Exploring Madness and Medicine in Twentieth-Century Tropical Narratives
Author(s): Charlotte Rogers
The sinister "jungle"—that ill-defined and amorphous place where civilization has no foothold and survival is always in doubt—is the terrifying setting for countless works of the imagination. Films like Apocalypse Now, television shows like Lost, and of course stories like Heart of Darkness all pursue the essential question of why the unknown world terrifies adventurer and spectator alike. In Jungle Fever, Charlotte Rogers goes deep into five books that first defined the jungle as a violent and maddening place. The reader finds urban explorers venturing into the wilderness, encountering and living among the "native" inhabitants, and eventually losing their minds.
The canonical works of authors such as Joseph Conrad, Andre Malraux, Jose Eustasio Rivera, and others present jungles and wildernesses as fundamentally corrupting and dangerous. Rogers explores how the methods these authors use to communicate the physical and psychological maladies that afflict their characters evolved symbiotically with modern medicine. While the wilderness challenges Conrad's and Malraux's European travelers to question their civility and mental stability, Latin American authors such as Alejo Carpentier deftly turn pseudoscientific theories into their greatest asset, as their characters transform madness into an essential creative spark.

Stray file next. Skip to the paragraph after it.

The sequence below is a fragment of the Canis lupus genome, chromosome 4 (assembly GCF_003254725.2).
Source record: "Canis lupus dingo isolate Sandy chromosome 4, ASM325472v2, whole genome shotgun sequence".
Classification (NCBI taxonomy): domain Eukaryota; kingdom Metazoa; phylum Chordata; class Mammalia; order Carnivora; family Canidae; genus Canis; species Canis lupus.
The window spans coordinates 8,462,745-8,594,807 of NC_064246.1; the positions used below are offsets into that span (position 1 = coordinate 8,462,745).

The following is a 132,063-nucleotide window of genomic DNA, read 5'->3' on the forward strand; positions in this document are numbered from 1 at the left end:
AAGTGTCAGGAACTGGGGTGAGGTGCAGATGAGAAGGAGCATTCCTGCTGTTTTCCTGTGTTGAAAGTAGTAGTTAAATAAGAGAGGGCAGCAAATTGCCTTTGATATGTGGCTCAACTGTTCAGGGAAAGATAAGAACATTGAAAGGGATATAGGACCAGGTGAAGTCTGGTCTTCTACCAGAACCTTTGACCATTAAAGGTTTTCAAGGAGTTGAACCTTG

Ultimately, Jungle Fever suggests that the greatest horror of the jungle is the unknown regions of the character's own mind.
Biography of Author(s): Charlotte Rogers is Assistant Professor of Spanish at George Mason University.
- "Jungle Fever takes us on a fascinating excursion into the colonial and postcolonial tropics where we find Conrad and Malraux in the company of Alejo Carpentier, Mario Vargas Llosa, Jorge Luis Borges, and Wilson Harris—with many surprises lurking along the way."
—Vera Kutzinski, author of Against the American Grain
- ". . . a stunningly erudite and insightful critical and historical interdisciplinary analysis."
- "Jungle Fever isolates, in the novelistic subgenre of the jungle book, a deep strand involving disease, which is at the source of its creative impulse, and where these adventure novels carry out a compelling critique of modern imperialism. Cutting across the English, Latin American, and French traditions this book is a model of the comparative approach."
—Roberto González Echevarría, Sterling Professor of Hispanic and Comparative Literature, Yale University, and author of Myth and Archive